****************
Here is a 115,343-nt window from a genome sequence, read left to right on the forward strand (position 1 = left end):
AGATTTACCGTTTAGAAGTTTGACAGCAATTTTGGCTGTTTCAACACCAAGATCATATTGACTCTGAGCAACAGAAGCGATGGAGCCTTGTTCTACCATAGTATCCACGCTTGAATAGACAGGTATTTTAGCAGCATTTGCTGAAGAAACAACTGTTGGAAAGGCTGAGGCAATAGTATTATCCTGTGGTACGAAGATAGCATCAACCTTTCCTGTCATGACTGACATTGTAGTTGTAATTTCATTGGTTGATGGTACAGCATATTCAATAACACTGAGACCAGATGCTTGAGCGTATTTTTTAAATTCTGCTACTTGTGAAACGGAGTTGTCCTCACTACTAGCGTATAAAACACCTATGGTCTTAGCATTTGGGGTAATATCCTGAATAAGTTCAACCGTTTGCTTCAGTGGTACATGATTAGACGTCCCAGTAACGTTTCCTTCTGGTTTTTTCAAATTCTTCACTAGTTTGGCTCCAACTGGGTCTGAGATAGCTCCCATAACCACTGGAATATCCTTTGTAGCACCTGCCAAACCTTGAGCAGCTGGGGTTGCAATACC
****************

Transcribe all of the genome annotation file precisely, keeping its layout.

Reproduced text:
Here is a 115,343-nt window from a genome sequence, read left to right on the forward strand (position 1 = left end):
AGATTTACCGTTTAGAAGTTTGACAGCAATTTTGGCTGTTTCAACACCAAGATCATATTGACTCTGAGCAACAGAAGCGATGGAGCCTTGTTCTACCATAGTATCCACGCTTGAATAGACAGGTATTTTAGCAGCATTTGCTGAAGAAACAACTGTTGGAAAGGCTGAGGCAATAGTATTATCCTGTGGTACGAAGATAGCATCAACCTTTCCTGTCATGACTGACATTGTAGTTGTAATTTCATTGGTTGATGGTACAGCATATTCAATAACACTGAGACCAGATGCTTGAGCGTATTTTTTAAATTCTGCTACTTGTGAAACGGAGTTGTCCTCACTACTAGCGTATAAAACACCTATGGTCTTAGCATTTGGGGTAATATCCTGAATAAGTTCAACCGTTTGCTTCAGTGGTACATGATTAGACGTCCCAGTAACGTTTCCTTCTGGTTTTTTCAAATTCTTCACTAGTTTGGCTCCAACTGGGTCTGAGATAGCTCCCATAACCACTGGAATATCCTTTGTAGCACCTGCCAAACCTTGAGCAGCTGGGGTTGCAATACC